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How to Be a 'Shark' Investor in a Bull Market

Brett Carson
Swimming alongside a massive 17-foot great white shark while letting her 'tail ride' through the deep sea.

Stock investing is misunderstood by many, which is a key reason why many investors have missed out on the current bull market. It's often viewed as too risky, confusing or most recently, rigged. Others turn the market into their own personal casino, looking to get rich quick, but leave empty-handed. However, when treated appropriately, the stock market is a remarkable opportunity that enables individuals to become partial owners and share in the fortunes of the world's most remarkable companies.

Here are five tips to help make the stock market work for you:

1. Be a "shark" not "Fast Money." The TV series "Shark Tank" provides valuable lessons for individual investors. For those that haven't seen it, it is a reality show about aspiring entrepreneurs seeking capital from a panel of investors, or "sharks," to help grow their business in exchange for an equity stake in their company. First, the "sharks" hear a business pitch and then ask questions about strategy, competition, growth trajectory and profitability to get a better feel on the company's future prospects. Then, after determining whether the valuation is attractive in relation to the firm's growth potential, the "sharks" decide whether to take an equity stake to share in its long-term fortunes.

On the other end of the spectrum is the CNBC show "Fast Money." Here, traders talk about which stocks they like with time horizons measured in days, weeks and months. Certainly there are successful short-term traders, but this is an investing style that is often ill-suited for most individual investors.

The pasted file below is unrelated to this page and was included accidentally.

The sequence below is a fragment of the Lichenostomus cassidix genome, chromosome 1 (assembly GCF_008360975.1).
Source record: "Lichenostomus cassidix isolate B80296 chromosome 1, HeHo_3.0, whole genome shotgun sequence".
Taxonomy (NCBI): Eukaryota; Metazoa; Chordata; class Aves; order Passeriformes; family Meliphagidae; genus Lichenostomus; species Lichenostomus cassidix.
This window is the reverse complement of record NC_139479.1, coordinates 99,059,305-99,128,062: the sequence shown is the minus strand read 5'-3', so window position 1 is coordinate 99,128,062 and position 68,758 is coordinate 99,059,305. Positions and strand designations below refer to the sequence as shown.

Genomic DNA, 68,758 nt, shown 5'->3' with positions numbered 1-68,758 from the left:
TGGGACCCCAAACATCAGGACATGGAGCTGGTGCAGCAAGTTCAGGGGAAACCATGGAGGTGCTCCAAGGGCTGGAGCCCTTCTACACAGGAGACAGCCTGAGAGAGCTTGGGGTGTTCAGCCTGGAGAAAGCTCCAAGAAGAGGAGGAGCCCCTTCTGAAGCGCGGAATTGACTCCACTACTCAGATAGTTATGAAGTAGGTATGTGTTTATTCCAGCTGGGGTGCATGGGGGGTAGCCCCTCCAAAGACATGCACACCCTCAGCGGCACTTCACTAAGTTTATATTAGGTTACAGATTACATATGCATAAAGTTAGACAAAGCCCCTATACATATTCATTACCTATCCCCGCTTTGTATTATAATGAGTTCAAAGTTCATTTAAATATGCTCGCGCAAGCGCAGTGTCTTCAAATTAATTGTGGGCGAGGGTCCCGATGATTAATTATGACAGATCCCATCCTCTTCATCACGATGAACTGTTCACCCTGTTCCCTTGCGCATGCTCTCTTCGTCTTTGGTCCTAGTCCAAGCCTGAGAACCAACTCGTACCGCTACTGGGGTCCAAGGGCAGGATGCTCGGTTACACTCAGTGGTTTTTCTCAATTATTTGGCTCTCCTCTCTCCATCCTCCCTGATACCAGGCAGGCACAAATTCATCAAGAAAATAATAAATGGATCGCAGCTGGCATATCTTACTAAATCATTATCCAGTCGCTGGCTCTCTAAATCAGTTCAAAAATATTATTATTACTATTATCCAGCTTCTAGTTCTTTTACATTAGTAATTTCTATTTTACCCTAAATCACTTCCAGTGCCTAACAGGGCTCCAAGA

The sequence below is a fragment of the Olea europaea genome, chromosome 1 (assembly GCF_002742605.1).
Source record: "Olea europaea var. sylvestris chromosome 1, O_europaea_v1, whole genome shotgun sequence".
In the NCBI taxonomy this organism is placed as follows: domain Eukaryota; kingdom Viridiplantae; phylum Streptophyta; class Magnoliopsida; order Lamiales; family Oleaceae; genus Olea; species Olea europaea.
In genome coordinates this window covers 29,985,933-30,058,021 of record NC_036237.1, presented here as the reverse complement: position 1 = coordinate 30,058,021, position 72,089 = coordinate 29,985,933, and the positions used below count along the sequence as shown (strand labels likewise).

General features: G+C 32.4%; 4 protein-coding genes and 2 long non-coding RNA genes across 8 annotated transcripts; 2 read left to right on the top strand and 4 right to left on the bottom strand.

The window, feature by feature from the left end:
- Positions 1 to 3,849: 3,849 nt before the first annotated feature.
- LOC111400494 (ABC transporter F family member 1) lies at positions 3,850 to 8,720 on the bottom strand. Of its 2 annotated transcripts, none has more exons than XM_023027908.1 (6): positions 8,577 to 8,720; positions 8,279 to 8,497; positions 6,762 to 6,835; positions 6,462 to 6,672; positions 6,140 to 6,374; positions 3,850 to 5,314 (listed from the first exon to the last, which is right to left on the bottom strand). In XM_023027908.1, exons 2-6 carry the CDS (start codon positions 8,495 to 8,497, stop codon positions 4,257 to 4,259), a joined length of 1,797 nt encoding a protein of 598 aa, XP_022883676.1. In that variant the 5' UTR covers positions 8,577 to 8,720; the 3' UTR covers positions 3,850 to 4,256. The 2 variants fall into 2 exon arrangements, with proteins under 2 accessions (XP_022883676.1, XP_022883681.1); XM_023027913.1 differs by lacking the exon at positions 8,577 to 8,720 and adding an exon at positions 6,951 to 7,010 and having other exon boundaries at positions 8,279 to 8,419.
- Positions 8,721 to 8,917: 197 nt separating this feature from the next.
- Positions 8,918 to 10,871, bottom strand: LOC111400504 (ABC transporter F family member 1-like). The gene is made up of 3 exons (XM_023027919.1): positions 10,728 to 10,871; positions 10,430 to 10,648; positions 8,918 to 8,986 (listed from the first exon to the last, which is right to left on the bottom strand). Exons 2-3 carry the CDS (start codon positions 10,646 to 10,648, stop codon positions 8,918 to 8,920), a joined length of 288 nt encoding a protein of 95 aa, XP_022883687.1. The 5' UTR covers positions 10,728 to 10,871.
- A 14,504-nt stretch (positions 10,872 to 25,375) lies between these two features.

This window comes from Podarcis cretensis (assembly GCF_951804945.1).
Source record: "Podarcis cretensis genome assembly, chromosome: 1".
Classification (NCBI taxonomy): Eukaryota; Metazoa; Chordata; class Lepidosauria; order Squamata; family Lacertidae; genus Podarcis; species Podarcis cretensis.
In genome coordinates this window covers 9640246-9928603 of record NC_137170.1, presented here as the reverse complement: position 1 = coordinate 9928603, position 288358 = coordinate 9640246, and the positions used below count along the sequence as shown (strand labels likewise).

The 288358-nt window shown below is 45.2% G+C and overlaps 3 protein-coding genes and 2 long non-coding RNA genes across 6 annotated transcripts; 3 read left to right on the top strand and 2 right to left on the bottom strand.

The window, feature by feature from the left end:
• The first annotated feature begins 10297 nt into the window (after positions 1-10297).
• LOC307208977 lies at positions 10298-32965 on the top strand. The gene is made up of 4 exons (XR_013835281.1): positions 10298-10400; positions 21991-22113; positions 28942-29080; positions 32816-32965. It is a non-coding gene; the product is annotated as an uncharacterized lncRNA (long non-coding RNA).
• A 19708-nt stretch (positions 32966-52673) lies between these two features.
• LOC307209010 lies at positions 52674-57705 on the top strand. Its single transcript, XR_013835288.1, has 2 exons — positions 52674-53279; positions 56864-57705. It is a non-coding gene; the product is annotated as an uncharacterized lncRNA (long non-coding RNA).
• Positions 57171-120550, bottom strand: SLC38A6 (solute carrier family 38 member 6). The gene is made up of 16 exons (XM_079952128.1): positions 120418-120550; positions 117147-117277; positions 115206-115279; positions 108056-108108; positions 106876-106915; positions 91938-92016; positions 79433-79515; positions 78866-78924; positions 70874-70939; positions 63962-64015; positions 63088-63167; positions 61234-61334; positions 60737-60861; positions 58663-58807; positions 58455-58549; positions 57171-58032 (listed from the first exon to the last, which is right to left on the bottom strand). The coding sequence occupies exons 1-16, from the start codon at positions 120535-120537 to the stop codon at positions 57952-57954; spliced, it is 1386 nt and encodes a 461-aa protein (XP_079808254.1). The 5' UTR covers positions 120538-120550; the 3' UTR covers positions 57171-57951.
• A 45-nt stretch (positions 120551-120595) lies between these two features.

The lesson here: Successful long-term investors know that it is better to be an "owner" of stocks -- not a "renter." In essence: Be a shark.

2. Know what you own and why you own it. One common mistake that individual investors (and some professional ones as well) make is that they don't know much or anything about the stocks in their portfolio. They either received a tip from a friend or a co-worker, read something in a financial publication or saw a news segment that influenced their thinking. The problem is, investors could end up owning something far riskier than what they'd prefer, or, if the stock doesn't initially move in their direction, they might sell too early, only left to tell the story of the one that got away. Of course most people can't spend their days researching companies. However, a little bit of effort can go a long way. There is a wealth of information online, especially on the company's "investor relations" website. There, individual investors often can find archived presentations made to professional investors that give a good synopsis of the firm and its strategy that typically only last 30 minutes.

A good exercise to try: Write down the top three reasons why it makes sense to own a stock. If tempted to sell, revisit that list and determine if the investment rationale is still intact.